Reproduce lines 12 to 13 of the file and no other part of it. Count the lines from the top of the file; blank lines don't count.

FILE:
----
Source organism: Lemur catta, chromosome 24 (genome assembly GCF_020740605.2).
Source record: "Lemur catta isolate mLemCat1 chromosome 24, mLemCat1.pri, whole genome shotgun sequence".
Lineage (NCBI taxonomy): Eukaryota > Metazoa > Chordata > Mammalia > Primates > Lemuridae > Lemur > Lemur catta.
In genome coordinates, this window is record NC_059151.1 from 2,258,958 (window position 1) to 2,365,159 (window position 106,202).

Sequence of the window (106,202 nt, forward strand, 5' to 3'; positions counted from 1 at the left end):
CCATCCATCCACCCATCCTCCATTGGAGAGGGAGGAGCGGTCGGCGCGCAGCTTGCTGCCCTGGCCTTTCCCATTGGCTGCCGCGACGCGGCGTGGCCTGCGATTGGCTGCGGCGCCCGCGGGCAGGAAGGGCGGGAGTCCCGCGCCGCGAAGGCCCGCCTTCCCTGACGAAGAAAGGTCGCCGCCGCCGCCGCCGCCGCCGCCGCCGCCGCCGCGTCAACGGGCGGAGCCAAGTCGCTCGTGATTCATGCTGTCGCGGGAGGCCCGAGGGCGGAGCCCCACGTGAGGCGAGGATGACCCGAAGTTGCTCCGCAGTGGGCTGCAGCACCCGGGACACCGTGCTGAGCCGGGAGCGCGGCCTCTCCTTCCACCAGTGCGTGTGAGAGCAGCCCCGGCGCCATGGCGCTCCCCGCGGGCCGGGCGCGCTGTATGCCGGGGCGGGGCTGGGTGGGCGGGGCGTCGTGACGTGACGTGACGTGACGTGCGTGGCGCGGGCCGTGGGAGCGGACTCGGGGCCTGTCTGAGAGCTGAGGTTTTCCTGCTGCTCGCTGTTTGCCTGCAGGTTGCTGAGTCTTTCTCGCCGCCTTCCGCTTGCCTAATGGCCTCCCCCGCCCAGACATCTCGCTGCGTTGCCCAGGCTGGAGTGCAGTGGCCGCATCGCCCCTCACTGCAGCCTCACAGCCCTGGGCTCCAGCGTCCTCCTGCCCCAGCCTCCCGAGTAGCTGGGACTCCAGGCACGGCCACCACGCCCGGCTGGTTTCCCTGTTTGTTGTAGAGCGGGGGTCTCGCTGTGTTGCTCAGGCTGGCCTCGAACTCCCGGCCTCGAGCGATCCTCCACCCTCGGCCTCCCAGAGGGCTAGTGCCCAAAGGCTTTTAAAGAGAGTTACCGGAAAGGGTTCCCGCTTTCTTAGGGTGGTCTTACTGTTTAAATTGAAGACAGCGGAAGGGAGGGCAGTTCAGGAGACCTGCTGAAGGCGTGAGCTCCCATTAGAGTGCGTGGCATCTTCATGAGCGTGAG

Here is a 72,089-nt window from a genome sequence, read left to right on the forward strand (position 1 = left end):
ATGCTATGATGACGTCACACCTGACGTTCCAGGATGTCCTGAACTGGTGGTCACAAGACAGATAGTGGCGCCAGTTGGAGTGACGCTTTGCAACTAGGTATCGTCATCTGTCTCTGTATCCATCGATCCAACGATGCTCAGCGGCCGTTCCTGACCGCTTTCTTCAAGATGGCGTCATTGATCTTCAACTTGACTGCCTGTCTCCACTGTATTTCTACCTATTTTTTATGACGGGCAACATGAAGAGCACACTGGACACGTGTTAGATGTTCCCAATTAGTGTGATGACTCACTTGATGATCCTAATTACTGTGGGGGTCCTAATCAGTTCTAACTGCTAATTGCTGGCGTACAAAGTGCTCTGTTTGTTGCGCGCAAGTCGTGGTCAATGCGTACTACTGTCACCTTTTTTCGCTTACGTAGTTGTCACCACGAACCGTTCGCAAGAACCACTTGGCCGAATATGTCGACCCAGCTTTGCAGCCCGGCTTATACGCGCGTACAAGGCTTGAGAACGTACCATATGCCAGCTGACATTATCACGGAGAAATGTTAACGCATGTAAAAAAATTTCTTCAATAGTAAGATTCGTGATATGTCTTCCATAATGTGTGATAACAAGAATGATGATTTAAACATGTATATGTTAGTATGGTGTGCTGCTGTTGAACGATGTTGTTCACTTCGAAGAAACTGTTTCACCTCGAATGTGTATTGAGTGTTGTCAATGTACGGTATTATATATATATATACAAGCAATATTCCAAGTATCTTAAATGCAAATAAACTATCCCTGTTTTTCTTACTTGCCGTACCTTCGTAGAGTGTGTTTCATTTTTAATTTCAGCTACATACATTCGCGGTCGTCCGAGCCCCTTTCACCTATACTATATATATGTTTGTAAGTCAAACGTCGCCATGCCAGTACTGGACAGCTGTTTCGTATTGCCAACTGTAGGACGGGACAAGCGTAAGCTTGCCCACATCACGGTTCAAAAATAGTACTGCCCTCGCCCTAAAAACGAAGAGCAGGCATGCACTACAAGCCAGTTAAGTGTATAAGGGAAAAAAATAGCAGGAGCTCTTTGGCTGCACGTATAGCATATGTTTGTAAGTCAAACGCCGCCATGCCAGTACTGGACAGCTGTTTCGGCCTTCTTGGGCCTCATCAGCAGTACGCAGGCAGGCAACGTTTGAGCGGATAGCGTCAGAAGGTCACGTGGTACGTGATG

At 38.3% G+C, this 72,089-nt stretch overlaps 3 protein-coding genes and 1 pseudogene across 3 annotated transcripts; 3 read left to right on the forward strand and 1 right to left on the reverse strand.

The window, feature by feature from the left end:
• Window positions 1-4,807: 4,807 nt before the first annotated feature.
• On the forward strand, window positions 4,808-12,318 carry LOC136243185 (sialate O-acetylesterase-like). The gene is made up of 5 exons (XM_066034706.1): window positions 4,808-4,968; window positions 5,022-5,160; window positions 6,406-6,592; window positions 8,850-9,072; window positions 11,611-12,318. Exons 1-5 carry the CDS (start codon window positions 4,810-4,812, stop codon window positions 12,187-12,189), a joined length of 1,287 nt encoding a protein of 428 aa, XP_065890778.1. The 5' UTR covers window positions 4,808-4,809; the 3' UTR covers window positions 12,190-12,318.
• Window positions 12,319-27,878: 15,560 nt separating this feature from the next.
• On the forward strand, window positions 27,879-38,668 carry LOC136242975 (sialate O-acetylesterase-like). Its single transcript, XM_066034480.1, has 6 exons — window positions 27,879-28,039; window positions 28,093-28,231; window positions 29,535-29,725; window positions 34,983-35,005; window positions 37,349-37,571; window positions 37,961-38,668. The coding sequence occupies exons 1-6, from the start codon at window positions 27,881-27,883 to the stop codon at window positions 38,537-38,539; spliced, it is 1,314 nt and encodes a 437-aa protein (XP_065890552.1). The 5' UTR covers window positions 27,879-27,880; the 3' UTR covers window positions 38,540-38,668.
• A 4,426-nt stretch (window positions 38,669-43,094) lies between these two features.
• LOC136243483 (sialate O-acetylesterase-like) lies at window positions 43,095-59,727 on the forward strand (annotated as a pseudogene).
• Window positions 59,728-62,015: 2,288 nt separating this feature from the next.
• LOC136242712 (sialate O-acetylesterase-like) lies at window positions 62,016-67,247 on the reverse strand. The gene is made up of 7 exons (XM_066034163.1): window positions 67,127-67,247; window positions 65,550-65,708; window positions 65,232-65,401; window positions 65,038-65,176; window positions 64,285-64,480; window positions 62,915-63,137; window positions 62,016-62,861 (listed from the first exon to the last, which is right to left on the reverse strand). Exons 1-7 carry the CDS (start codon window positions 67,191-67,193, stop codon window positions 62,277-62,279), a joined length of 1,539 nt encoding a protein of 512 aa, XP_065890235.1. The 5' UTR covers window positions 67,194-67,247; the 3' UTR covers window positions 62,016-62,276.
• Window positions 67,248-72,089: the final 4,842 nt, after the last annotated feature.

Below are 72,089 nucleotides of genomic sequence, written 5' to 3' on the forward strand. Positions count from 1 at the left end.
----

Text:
• On the forward strand, window positions 4,808-12,318 carry LOC136243185 (sialate O-acetylesterase-like). The gene is made up of 5 exons (XM_066034706.1): window positions 4,808-4,968; window positions 5,022-5,160; window positions 6,406-6,592; window positions 8,850-9,072; window positions 11,611-12,318. Exons 1-5 carry the CDS (start codon window positions 4,810-4,812, stop codon window positions 12,187-12,189), a joined length of 1,287 nt encoding a protein of 428 aa, XP_065890778.1. The 5' UTR covers window positions 4,808-4,809; the 3' UTR covers window positions 12,190-12,318.
• Window positions 12,319-27,878: 15,560 nt separating this feature from the next.